Uterine Leiomyoma and Pregnancy Outcomes: A Retrospective Study [28D]

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Research already performed has shown various adverse obstetrical outcomes associated with uterine leiomyomas. The objective of this study is aimed at examining specific perinatal outcomes associated with sonographically identified uterine leiomyomas.


This was a retrospective descriptive study of pregnant patients found to have uterine leiomyomas compared with patients without leiomyomas from 2000 to 2015 undergoing routine ultrasound examinations. Primary and secondary obstetric outcomes were obtained at delivery. Primary outcome was the risk of preterm delivery. Secondary outcomes assessed were mode of delivery, reason for cesarean section if performed, malpresentation, preterm premature rupture of membranes, and postpartum hemorrhage. Comparisons of the two groups for each of the outcome variables were examined using t test, Mann-Whitney U test, Chi-square test, or ANOVA, as appropriate.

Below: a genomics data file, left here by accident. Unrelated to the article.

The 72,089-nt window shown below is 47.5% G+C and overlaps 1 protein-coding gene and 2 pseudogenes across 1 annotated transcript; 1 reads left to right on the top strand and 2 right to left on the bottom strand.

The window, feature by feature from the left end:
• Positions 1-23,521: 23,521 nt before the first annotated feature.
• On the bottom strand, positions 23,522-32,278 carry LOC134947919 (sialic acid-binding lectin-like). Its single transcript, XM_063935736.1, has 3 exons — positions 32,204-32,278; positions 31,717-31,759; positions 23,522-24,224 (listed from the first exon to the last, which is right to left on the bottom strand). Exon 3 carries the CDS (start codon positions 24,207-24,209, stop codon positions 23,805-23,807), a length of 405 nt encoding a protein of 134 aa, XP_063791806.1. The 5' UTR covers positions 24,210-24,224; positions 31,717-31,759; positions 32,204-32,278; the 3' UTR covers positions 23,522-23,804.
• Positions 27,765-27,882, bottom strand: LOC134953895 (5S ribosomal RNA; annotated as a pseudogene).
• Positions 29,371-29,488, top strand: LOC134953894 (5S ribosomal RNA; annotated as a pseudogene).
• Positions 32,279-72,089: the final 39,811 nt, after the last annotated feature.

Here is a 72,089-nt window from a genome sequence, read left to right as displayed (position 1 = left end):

Of 505 women who were found to have uterine leiomyomas, 190 women had complete obstetric follow-up data. Data analysis did not show any difference in the rate of preterm delivery between the group with leiomyomas versus the group without (P=.429). Vaginal delivery (72% compared with 28%, P=.021), planned cesarean section (68.1% compared with 31.9%, P=.005), and breech presentation (60.4% compared with 39.6%, P=.000) were significantly associated in women without leiomyomas. There was not a significant difference in the incidence of preterm premature rupture of membranes (P=.241) or postpartum hemorrhage (P=.801).


Women with leiomyomas are not at any higher risk for obstetrical outcomes compared with women without leiomyomas.

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